For the past few days I’ve been working on setting up a minimalistic music server for home. As I am always doing some crazy things to my desktop/laptop that eventually leads me to re-install my operating system, I find myself constantly moving music files between computers and external media. When you have a decent sized music library, this excercise starts to become a major pain. That’s how I came up with the idea of creating a media server using mt-daapd as my tool of choice. mt-daapd is so easy to use that I wasted no time and got started right away.
The first step was to register a new product (think project) in rBuilder Online. After spending less than 2 minutes thinking up a name I decided to call it Bailout, as I needed something to bail me out of my music sharing issues (though I’d like some of the bailout money that our goverment is giving out these days).
The next step was to pick and choose what bits I wanted to add to my appliance. since rBuilder allows you to start with Just Enough Operating System (or JEOS for short) components, I proceeded to defining the configuration of my product, choosing the rPath Linux 2 operating system (other choices were Ubuntu Hardy and CentOS) and cherry picked some other components I wanted to make available out of the box. They were smb, nfs and openssh for some choices of connectivity, as well as vim (hey, if I want to ssh into the box and do some manual tweaks I got to have my favorite text editor). This is all done via the web interface in rBuilder and up until now I basically clicked my way through.
Now it was time to add the main attraction of the show: mt-daapd. This component was not available to me from the default software repository and it was time for me to make some important decisions. rBuilder allows you to package software via the web interface using RPMs, DEBs or binary tarballs but I opted for trying out a brand new building tool called rbuild (not to confuse with rBuilder) for those who like to tinker with the command line and already know a bit about the conary package management system. I will not go into details on how I packaged mt-daapd using rbuild but I highly recommend the blog posts written by Michael Johnson for more details about this powerful tool.
Fast forward a few more minutes and my appliance was all ready to go. A few more clicks and I kicked off the build of an installable ISO and a VMWare image for this first “batch”. I could have chosen other formats of delivering my appliance, such as Amazon EC2, Citrix, or Xen but I still have time to go back and edit my product definitions later.
Once my 2 images were available, it was time to smoke test it. I chose to burn a CD using the installable ISO image and used it to install the Bailout appliance to an older computer I have under my desk. The installer is anaconda-based and it is pretty trivial to follow. After the (very quick) installation process and a quick reboot I was face to face with a blank terminal console and instructions to log on to the appliance’s management system by pointing a browser to a local IP address. and so I did.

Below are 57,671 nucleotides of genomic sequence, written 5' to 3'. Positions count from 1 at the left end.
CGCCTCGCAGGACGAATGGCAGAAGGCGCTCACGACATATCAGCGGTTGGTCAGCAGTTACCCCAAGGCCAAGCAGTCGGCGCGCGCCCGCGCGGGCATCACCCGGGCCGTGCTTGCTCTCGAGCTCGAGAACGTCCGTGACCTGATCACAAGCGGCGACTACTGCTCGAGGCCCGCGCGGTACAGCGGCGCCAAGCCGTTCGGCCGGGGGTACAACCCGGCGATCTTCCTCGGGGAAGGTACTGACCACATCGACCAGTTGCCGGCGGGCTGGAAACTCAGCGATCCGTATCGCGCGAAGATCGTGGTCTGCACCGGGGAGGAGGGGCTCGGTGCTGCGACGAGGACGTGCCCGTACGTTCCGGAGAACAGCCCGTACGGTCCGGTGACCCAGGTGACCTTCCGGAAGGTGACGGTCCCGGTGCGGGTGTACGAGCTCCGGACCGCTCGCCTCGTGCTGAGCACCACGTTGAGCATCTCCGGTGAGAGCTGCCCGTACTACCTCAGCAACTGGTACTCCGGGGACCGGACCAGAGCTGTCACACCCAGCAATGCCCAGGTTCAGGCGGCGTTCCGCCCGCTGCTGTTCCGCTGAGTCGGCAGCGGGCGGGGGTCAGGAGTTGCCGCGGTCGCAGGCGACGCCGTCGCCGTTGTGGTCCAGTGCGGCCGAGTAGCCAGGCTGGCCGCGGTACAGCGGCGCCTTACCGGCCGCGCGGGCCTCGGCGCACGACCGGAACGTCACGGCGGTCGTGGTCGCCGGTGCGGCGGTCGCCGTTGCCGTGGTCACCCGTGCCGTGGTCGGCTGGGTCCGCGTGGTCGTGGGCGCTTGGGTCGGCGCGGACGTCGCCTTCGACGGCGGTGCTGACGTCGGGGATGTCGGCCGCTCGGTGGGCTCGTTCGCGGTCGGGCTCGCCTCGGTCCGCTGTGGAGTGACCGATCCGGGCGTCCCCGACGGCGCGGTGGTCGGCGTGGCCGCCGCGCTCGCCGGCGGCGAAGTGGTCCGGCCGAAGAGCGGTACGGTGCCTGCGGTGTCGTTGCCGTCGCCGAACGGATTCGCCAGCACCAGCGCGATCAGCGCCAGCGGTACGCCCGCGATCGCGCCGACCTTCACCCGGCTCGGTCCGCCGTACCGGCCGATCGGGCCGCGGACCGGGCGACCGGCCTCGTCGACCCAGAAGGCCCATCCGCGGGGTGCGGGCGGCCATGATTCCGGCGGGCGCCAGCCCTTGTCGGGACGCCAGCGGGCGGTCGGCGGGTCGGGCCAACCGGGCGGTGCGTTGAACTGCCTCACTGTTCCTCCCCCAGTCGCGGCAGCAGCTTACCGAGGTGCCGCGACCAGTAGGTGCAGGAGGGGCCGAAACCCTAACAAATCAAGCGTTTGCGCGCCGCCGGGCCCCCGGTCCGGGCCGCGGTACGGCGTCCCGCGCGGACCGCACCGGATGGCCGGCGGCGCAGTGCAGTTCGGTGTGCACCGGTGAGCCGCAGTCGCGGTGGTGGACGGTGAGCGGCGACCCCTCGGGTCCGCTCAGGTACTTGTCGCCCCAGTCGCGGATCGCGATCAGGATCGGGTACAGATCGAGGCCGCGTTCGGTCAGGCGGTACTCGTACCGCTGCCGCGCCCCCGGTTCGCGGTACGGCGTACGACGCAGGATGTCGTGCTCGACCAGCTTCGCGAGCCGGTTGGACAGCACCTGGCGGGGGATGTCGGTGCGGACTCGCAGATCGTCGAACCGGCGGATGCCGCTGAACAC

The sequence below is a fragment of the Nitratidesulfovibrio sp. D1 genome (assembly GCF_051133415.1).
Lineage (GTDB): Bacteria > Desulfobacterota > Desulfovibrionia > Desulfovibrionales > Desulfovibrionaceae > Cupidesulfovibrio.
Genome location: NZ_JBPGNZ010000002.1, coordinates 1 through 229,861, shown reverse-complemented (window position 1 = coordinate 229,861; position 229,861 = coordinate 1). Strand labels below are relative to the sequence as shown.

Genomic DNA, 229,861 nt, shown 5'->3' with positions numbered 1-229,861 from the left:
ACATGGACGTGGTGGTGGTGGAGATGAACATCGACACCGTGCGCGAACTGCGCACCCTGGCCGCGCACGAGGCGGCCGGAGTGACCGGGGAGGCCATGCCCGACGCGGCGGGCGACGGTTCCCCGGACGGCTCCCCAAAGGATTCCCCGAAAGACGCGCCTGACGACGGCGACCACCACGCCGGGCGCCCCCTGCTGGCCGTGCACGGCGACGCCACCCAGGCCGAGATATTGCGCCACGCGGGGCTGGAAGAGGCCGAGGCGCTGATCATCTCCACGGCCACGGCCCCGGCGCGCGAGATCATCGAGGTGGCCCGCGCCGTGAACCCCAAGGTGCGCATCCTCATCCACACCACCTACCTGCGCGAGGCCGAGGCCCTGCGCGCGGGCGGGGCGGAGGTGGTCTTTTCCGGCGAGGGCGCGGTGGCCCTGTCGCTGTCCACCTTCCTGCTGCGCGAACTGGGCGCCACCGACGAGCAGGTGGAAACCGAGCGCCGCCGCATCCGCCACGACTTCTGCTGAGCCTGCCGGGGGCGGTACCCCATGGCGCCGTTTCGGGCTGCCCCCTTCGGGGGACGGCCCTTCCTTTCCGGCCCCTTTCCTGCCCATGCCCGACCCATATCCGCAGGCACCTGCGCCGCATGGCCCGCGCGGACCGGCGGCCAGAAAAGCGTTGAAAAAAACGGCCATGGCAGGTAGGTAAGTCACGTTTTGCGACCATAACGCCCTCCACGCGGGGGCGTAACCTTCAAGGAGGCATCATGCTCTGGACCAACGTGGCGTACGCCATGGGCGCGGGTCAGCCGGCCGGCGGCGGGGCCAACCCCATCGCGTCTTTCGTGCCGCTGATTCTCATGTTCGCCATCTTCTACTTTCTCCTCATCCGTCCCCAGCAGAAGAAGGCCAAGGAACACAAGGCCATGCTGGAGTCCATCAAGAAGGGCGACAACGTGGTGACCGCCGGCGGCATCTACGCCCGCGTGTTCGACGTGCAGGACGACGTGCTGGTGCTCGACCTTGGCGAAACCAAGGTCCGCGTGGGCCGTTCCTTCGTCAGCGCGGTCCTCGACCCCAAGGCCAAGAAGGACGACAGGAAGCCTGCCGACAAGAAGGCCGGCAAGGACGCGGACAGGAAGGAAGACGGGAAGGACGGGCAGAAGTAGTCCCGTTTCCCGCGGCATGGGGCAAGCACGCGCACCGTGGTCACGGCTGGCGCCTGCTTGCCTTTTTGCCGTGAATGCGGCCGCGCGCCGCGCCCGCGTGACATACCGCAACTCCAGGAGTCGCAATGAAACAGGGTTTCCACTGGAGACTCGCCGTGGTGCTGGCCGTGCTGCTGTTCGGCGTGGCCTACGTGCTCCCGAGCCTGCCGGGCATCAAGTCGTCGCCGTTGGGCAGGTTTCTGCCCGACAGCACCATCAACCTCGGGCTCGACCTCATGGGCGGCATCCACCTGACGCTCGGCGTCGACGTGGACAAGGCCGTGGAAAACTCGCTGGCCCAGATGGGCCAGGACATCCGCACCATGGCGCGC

If you decide to play with the Bailout appliance you’ll see in the download section some instructions about the default credentials for the web based management system, but for those who may have skipped reading the text I put together, you should login using admin as your user and password as your… err, password. Don’t worry, you’ll change this in the very next step.
The first time you login to the appliance, you’ll be prompted to set a new password for the web management user’s account. Make sure you choose something secure as this user is reponsible for the management and maintenance of your appliance.
The next (optional) step is to set up how you’d like to be notified about your appliance’s activities as well as about future updates. As I want to be informed of updates for this appliance, I entered the information necessary and proceeded with the wizard (hint: if you want to skip this step, just click on the save button).
Finally, pick a secure password for the root account of your appliance. Needless to say, this is a very important step in the setup of any GNU/Linux system.
And that is it! Welcome to your your brand new appliance! The web based management system has several options that will allow you to perform many tasks on your appliance, such as updates, backups…
… manage services, configure the network…
… check the overall status and restore your system to a previous stage.
Now you can point your browser to the same address of your web management system, changing the port to 3689 and using admin/mt-daapd as credentials to log in to the web management page for mt-daap. You should also be able to see a new music share show up in your media player of choice (assuming that the Bailout appliance and the system where the media player is running are in the same network).
Right now the appliance is configured to use /mnt/mp3 as its media folder and is not configured to scan it automatically, but this and other settings can be changed by connecting to the appliance (ssh) and manually tweaking the /etc/mt-daapd.conf file. Since the web management system has a rich documented API and allows for the creation of custom plugins, I will most likely create a plugin that will allow you to do this from the web in the days to come. I also want to play with ushare and uPnp to share more than just music files and also allow for sharing with other devices such as a XBox or a Nokia N810 tablet, but only time will tell when I’ll get to it. Obviously, if you want to lend a helping hand, just get in touch with me.
So go out and download a copy of the Bailout appliance today! So far is has proven to be very useful to me!